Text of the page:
Well, the case is being evaluated by the arbitrator, we assume. They do not acknowledge anything (emails, paperwork, etc) which is a tad rude. So we assume the case is in hand. We will see.
I would hope they detail what exactly is claimed, and allow us to defend that. If not, then something is very wrong. I have asked. I got no reply.
But I am left pondering how the outcome can be anything but bad.
1. They could come back and say they should not have taken the claim and give us back our £335+VAT claim fee. That would be the best outcome. Obviously we would invoice them the cost for paper, ink, postage and time in preparing a case file if that is the case, and take them to county court when they do not pay.
2. They could make an award against us for up to £272. I.e. what we have already credited. But if the claimant is claiming less than already given the case should not have been taken. That is clear. Obviously having credited £272 we would not have to pay the claimant, but if the arbitrator should not have taken the case that sounds like we need to take them to county court for our £335+VAT case fee and costs if that happens. After all, if the claim was settled, why did they accept the claim? It would be vexatious at the very least. Of course we will also amend our credit note to the claimant to match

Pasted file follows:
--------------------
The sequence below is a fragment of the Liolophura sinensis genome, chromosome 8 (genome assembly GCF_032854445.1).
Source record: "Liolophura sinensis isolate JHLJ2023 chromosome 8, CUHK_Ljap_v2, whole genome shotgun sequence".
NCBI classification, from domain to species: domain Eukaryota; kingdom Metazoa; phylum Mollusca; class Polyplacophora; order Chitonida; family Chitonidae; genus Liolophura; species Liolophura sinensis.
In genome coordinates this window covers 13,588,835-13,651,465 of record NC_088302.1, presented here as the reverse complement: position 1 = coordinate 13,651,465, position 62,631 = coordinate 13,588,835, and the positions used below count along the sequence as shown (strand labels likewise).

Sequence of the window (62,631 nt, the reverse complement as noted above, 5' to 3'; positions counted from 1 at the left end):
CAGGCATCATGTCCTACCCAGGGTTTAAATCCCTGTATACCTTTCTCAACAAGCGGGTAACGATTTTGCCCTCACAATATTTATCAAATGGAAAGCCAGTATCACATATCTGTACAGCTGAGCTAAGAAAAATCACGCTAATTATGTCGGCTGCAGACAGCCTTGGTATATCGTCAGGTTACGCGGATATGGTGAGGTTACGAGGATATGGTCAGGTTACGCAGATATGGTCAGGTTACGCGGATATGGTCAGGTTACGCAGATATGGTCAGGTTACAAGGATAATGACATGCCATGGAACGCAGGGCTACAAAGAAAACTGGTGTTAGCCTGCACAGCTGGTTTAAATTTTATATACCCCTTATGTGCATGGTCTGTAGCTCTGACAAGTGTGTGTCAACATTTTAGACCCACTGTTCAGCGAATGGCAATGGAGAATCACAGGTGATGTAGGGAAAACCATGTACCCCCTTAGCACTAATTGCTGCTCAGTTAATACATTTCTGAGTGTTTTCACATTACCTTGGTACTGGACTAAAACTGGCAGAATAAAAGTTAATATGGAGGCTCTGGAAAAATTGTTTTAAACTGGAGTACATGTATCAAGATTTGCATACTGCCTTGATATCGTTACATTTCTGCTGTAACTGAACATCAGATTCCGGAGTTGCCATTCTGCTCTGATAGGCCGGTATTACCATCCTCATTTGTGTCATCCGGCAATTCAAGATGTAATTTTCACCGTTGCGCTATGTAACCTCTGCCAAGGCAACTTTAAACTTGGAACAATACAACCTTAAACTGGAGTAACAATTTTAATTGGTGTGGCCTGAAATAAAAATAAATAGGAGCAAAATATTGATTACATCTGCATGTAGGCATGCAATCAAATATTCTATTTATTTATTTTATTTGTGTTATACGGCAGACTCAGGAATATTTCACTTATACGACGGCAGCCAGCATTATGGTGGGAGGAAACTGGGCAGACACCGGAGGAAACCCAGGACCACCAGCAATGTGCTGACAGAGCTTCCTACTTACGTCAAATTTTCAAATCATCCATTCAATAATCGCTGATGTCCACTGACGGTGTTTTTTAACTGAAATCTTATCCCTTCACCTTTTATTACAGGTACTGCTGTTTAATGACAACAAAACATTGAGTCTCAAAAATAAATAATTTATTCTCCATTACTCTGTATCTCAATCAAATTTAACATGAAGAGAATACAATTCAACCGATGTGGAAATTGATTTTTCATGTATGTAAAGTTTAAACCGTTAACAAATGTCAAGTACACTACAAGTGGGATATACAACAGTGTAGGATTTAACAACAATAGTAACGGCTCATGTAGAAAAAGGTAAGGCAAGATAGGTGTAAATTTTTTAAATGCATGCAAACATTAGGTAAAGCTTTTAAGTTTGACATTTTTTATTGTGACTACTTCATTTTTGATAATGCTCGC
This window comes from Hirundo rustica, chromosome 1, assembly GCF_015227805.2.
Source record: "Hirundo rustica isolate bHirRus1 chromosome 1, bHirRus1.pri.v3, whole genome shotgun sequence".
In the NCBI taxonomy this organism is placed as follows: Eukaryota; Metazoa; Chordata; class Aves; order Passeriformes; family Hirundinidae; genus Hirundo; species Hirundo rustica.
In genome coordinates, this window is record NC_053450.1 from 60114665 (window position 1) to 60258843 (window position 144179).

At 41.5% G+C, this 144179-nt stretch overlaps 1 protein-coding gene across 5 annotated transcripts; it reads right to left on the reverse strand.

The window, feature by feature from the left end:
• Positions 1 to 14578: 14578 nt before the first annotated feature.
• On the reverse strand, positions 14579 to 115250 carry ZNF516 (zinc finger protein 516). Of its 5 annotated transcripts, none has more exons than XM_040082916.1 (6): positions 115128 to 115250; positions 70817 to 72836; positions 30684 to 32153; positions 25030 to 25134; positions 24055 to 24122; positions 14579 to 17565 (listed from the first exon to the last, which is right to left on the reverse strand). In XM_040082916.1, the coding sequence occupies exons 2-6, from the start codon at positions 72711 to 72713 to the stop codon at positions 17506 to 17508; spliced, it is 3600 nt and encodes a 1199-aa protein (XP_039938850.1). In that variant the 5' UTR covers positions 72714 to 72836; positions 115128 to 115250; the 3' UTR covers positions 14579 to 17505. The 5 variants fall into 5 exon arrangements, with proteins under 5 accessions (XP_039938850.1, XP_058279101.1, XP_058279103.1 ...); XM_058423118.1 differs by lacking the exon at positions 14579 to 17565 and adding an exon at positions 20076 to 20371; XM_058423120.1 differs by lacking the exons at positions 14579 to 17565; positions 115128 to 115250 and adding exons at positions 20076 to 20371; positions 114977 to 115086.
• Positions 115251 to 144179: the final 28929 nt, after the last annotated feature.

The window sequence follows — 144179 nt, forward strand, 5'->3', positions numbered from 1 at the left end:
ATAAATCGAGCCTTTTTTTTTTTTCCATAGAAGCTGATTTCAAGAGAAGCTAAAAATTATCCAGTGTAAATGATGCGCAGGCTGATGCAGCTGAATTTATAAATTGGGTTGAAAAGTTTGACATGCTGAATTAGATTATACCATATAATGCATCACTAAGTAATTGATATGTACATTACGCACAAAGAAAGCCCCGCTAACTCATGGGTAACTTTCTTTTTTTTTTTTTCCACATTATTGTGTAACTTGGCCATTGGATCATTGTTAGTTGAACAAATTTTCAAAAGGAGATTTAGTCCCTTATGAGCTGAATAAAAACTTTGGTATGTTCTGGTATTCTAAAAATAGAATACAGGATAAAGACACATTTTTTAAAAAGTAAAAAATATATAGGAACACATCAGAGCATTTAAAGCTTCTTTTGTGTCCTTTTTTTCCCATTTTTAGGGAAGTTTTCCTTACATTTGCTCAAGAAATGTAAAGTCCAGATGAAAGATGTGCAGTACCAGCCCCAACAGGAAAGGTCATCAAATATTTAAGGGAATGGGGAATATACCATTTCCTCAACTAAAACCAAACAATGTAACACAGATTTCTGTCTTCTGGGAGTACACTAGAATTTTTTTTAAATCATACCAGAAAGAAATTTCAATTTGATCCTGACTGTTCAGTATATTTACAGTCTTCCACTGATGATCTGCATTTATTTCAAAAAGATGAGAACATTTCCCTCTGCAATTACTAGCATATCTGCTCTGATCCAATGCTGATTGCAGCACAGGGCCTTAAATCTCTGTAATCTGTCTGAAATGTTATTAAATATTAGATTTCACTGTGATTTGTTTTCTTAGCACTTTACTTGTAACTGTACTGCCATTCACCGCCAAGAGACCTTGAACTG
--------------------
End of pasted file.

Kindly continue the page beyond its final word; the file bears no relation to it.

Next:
the lower amount of the award so they have to pay us more as well. The
claimant owes us a number of later invoices not involved in the ADR
3. They could make an award for more, well in fact any award. We did nothing wrong (in contract) and so under law and our contract terms we owe nothing. We never guaranteed any delivery date, and anyway we met what they asked for, so there is no liability at all. If they make an award then they have not taken in to account the law and our terms, as they are required to by their terms of reference.
This last one will be interesting as the contract we have with them requires us to adhere to their final decisions made in accordance with the terms of reference, as does the OFCOM general conditions. We cannot appeal the final decision.
But, if the final decision was not made in accordance with the terms of reference, as this would be the case as our terms are clear on limits of liability, then we don't have to accept it or pay. We don't have to appeal it, we simply do not have to pay.
That will be interesting. They would have to take us to court and show they had followed their terms of reference, which would be tricky.
So, overall, it is hard to see what possible outcome there can be to the ADR which does not involve us, and the arbitrators, in the county court!
I'll let you know how it goes!